Ed Smart, father of Elizabeth Smart, said that the experience of having their daughter kidnapped changed their lives permanently. They were hoping that once she was back they could back to their life the way that it had been. That was not possible. He felt called to get involved to advocate for children. He feels that part of living his faith as a Mormon is reaching out to those who are suffering. He became the president of the Surviving Parents Coalition. He has spent time lobbying Congress and the Senate for passage of the National Amber Alert plan, the Adam Walsh Act and the Protect our Children Act of 2008. He is also involved in Operation Underground Railroad (OUR), which rescues women and children around the world who are trapped in human trafficking. Ed that one of the ways that we can make changes to these awful things that are happening is to have conversations about hard things! We need to talk to our kids about sex and abuse and that they need to be alert to these things to help prevent them. (Research has shown that abstinence only education is generally not effective. When you talk to kids about sex (abstinence-plus or comprehensive education) they are less likely to be abused and statistically they are more likely to wait a few years to have sex and have fewer sex partners! It helps them to feel empowered to say no because they are thinking about it ahead of time. Youth who have comprehensive education are also less likely to get pregnant or have abortions when compared to those who had abstinence only education.“Too many times we don’t talk about things that need to be talked about.” “Opportunities to change come with dialogue.” So even though many members of the conservative community do not want to talk about these issues, it is so crucial that they do! The United States is the largest producer and consumer of child pornography which means that there are far too many children who are being exploited. If we want to change this we have to talk about it, even if it is not pleasant. One story he told is that his organization decided to hold a banquet in the street of an area where there were many brothels. Many women and children who worked in these brothels came out to eat with the people from OUR. Their first step was try to show these victims that they were loved. And when they would normally be ‘working’, they stayed at the banquet. Afterward a few of the victims had the courage to speak out against their captors and many people were rescued. I love this story. I firmly believe that if you want to change people’s lives you have to love them.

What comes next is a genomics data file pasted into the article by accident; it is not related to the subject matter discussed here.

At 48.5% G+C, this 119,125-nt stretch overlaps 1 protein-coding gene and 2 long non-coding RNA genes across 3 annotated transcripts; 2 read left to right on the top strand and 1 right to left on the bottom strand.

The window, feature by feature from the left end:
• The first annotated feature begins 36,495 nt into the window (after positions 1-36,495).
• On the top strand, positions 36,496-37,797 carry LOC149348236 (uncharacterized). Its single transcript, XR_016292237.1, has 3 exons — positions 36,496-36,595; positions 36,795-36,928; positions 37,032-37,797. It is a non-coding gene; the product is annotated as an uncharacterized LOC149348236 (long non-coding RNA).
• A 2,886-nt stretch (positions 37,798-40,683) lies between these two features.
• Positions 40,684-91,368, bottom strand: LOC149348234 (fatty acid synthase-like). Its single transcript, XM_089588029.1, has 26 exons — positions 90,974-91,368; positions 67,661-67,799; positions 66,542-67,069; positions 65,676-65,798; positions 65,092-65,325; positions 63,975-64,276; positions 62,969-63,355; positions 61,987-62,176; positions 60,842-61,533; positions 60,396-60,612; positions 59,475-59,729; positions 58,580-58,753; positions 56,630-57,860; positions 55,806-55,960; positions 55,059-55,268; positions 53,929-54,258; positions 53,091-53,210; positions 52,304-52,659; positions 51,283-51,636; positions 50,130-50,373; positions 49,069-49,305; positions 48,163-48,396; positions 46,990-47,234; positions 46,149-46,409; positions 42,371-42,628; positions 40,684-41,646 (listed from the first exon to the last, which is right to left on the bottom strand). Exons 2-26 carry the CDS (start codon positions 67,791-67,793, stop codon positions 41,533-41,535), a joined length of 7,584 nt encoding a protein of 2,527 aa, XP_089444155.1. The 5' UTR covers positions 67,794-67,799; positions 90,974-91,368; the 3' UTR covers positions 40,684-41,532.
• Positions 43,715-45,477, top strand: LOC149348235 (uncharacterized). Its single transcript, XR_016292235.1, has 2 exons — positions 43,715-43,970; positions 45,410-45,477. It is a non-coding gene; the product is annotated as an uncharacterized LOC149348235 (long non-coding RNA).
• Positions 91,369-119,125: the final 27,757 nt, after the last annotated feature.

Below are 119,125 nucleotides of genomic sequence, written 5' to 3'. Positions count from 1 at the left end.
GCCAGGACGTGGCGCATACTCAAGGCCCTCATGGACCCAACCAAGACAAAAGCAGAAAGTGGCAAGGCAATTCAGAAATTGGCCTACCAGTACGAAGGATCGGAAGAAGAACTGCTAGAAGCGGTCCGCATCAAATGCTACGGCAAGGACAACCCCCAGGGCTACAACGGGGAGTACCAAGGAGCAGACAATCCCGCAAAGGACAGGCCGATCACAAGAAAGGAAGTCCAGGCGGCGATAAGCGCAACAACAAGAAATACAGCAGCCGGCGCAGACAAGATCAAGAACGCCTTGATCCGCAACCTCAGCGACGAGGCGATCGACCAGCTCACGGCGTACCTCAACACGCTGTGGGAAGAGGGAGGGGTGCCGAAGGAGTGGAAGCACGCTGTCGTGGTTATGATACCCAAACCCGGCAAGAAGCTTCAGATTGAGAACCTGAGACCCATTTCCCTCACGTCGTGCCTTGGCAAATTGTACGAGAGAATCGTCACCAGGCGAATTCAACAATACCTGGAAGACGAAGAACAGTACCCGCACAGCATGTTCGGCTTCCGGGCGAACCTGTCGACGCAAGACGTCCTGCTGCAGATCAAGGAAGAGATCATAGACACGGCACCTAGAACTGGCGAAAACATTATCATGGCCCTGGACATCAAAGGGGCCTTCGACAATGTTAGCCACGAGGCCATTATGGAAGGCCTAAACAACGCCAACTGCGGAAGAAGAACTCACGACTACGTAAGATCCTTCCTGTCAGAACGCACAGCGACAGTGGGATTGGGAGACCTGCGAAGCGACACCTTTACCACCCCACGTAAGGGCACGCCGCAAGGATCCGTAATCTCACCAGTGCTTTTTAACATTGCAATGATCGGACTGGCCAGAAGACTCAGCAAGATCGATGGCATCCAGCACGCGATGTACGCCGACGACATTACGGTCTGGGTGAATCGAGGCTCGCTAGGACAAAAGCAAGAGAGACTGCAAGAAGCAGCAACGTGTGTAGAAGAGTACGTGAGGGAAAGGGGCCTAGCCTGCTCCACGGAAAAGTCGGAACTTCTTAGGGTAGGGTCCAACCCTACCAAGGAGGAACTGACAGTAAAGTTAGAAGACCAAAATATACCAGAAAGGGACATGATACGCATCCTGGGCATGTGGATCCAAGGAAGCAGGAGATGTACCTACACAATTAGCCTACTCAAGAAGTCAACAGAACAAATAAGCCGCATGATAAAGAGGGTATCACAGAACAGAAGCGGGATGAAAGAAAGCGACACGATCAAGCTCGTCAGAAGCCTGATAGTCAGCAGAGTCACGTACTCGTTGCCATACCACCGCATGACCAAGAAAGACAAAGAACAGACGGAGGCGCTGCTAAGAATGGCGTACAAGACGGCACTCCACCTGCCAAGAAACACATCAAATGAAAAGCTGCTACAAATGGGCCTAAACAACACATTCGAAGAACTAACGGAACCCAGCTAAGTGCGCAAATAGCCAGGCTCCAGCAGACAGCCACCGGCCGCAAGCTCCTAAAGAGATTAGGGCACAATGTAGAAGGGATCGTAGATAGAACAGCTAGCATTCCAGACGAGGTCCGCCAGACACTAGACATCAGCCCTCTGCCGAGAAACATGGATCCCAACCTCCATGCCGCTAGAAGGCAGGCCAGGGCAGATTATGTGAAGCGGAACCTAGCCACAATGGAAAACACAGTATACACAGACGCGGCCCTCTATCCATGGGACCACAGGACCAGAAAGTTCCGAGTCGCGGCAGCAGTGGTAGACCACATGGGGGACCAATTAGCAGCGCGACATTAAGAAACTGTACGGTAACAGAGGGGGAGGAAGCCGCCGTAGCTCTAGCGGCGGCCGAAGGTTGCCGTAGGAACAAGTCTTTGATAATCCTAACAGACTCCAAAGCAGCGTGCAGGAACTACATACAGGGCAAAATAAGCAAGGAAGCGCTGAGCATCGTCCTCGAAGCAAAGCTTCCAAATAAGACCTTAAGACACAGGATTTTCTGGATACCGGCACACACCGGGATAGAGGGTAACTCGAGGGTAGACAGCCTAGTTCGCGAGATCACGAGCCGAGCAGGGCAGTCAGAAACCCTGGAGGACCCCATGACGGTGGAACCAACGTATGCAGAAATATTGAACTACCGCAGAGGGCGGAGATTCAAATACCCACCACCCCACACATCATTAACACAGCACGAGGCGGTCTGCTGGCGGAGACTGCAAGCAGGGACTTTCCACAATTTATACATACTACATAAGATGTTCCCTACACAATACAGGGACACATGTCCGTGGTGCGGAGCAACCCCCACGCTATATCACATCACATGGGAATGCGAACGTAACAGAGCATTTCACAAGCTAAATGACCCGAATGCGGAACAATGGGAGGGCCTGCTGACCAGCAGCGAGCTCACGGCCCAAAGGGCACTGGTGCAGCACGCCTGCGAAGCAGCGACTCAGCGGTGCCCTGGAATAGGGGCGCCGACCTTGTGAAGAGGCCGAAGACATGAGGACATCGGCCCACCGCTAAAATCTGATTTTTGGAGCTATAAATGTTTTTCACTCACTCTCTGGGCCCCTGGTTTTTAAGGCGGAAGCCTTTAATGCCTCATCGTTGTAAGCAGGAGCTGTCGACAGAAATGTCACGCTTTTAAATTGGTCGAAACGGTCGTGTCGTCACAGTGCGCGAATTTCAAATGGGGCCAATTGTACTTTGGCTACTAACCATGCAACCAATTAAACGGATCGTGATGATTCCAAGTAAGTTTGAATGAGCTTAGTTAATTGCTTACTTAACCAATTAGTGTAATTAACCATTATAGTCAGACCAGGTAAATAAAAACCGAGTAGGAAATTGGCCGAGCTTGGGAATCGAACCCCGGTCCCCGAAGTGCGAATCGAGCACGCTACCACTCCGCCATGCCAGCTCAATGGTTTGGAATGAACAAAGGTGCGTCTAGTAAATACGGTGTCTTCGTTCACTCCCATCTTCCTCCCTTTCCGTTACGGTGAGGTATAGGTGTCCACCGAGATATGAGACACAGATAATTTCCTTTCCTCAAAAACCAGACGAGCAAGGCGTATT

Jerry Gowen is the COO of Operation Underground Railroad. (And small world, I used to work with his sister-in-law.) He talked about how he left a more lucrative position because he wanted a job that was more fulfilling. He encouraged everyone to find a cause that they are passionate about and devote what time or money they can to it. He said that there are an estimated two million child sex slaves worldwide. (As a mom, and someone who works with kids, I find that to be absolutely heart-breaking. 2 million is a whole lot of children suffering horrific things.) He advised everyone to have the courage to talk about topics that aren’t fun. We need to open our mouths and raise our voices. He said that in the near future their organization is focused on using technology to prevent and catch more human traffickers, which will have exponential results.